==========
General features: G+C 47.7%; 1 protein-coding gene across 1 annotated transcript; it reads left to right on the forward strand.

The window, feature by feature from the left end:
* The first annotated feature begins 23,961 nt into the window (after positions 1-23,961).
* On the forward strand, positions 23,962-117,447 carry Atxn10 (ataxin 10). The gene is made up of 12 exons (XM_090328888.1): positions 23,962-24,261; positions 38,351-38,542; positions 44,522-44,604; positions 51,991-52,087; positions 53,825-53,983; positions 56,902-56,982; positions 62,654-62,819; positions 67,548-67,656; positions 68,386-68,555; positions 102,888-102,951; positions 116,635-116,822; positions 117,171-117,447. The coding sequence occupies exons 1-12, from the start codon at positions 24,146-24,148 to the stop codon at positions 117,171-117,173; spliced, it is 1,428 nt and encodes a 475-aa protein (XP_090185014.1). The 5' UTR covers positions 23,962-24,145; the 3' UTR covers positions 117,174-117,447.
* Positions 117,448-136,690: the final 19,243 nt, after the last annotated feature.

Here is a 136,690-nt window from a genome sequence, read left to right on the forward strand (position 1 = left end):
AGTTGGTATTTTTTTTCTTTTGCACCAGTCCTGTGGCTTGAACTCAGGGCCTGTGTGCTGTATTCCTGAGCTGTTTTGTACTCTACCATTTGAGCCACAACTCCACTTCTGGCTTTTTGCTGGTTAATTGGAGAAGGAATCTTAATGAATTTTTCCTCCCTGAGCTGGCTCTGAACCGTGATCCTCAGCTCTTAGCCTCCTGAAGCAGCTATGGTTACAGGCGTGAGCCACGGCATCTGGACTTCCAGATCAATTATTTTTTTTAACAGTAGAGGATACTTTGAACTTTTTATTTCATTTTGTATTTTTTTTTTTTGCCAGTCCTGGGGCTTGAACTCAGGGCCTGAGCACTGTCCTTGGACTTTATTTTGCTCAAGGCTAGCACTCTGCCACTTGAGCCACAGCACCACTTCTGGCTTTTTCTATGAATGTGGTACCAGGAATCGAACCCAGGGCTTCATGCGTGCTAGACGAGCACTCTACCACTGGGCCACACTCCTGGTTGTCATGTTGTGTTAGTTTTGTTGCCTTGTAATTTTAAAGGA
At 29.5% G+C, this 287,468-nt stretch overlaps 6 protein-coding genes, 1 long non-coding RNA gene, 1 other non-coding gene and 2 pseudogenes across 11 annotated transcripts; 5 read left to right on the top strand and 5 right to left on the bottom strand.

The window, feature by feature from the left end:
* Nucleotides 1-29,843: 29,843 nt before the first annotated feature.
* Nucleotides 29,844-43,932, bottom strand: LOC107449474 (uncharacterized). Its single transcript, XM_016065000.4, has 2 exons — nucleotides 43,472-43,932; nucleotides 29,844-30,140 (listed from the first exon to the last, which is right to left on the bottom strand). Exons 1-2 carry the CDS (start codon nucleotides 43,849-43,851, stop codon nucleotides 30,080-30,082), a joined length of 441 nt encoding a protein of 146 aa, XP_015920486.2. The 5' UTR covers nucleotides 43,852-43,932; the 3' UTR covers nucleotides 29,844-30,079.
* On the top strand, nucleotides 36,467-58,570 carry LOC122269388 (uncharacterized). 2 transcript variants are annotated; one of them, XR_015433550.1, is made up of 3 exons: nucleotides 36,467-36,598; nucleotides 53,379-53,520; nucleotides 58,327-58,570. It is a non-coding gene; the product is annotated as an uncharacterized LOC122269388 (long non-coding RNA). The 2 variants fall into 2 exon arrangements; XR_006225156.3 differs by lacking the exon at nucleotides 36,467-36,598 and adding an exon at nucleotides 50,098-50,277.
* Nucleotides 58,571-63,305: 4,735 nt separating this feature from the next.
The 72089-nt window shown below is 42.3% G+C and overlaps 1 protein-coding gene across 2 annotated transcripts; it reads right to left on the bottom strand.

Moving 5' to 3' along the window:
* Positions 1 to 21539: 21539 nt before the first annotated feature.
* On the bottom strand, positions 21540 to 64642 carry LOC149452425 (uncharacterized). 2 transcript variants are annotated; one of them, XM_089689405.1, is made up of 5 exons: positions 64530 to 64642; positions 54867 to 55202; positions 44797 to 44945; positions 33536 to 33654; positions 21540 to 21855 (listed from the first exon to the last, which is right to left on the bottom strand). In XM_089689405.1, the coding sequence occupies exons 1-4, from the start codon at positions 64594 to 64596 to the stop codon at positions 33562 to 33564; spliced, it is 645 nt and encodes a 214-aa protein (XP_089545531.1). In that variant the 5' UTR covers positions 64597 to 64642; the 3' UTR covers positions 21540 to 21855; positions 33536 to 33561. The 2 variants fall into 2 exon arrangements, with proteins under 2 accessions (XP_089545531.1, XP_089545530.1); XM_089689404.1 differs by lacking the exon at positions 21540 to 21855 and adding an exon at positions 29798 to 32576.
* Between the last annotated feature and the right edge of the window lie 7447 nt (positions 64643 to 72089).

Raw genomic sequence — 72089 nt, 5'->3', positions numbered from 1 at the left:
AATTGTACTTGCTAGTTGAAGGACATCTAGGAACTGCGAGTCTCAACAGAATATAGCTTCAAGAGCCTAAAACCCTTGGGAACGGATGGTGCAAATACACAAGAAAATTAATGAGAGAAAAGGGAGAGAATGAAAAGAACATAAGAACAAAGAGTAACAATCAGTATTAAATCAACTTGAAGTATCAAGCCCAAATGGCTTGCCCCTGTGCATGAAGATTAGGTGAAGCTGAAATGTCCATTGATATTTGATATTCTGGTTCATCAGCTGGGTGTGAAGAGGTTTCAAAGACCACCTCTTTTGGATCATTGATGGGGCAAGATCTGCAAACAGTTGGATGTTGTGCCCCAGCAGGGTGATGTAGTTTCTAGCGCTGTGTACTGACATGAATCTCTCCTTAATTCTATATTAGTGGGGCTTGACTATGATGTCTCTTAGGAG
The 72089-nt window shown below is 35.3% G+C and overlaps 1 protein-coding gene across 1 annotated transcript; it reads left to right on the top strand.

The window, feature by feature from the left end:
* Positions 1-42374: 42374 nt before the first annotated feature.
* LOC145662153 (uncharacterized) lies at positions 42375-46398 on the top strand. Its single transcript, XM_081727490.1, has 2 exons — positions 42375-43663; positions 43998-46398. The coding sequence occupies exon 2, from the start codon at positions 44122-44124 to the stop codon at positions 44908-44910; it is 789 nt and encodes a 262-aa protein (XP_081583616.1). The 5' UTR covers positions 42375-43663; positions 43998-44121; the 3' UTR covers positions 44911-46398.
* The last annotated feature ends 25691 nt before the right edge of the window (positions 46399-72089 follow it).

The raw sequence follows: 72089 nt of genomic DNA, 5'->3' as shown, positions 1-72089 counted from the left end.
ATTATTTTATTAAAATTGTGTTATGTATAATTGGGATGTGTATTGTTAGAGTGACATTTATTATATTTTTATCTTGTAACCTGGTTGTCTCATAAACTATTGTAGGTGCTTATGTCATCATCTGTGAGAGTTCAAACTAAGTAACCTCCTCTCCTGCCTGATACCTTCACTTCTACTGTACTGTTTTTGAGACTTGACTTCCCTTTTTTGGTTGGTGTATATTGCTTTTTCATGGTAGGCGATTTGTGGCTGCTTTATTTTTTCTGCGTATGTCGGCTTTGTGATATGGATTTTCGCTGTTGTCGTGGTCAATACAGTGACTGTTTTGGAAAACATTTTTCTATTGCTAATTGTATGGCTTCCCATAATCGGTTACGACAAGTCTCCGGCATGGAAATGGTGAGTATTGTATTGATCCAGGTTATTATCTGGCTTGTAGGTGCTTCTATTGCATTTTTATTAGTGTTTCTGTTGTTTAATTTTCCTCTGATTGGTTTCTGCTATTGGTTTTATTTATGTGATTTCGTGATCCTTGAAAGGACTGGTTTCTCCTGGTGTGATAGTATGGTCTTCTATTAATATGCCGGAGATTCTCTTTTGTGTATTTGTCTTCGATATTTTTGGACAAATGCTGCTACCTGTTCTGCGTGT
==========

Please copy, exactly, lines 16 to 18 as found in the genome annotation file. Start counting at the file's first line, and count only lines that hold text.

* Positions 1 to 21539: 21539 nt before the first annotated feature.
* On the bottom strand, positions 21540 to 64642 carry LOC149452425 (uncharacterized). 2 transcript variants are annotated; one of them, XM_089689405.1, is made up of 5 exons: positions 64530 to 64642; positions 54867 to 55202; positions 44797 to 44945; positions 33536 to 33654; positions 21540 to 21855 (listed from the first exon to the last, which is right to left on the bottom strand). In XM_089689405.1, the coding sequence occupies exons 1-4, from the start codon at positions 64594 to 64596 to the stop codon at positions 33562 to 33564; spliced, it is 645 nt and encodes a 214-aa protein (XP_089545531.1). In that variant the 5' UTR covers positions 64597 to 64642; the 3' UTR covers positions 21540 to 21855; positions 33536 to 33561. The 2 variants fall into 2 exon arrangements, with proteins under 2 accessions (XP_089545531.1, XP_089545530.1); XM_089689404.1 differs by lacking the exon at positions 21540 to 21855 and adding an exon at positions 29798 to 32576.
* Between the last annotated feature and the right edge of the window lie 7447 nt (positions 64643 to 72089).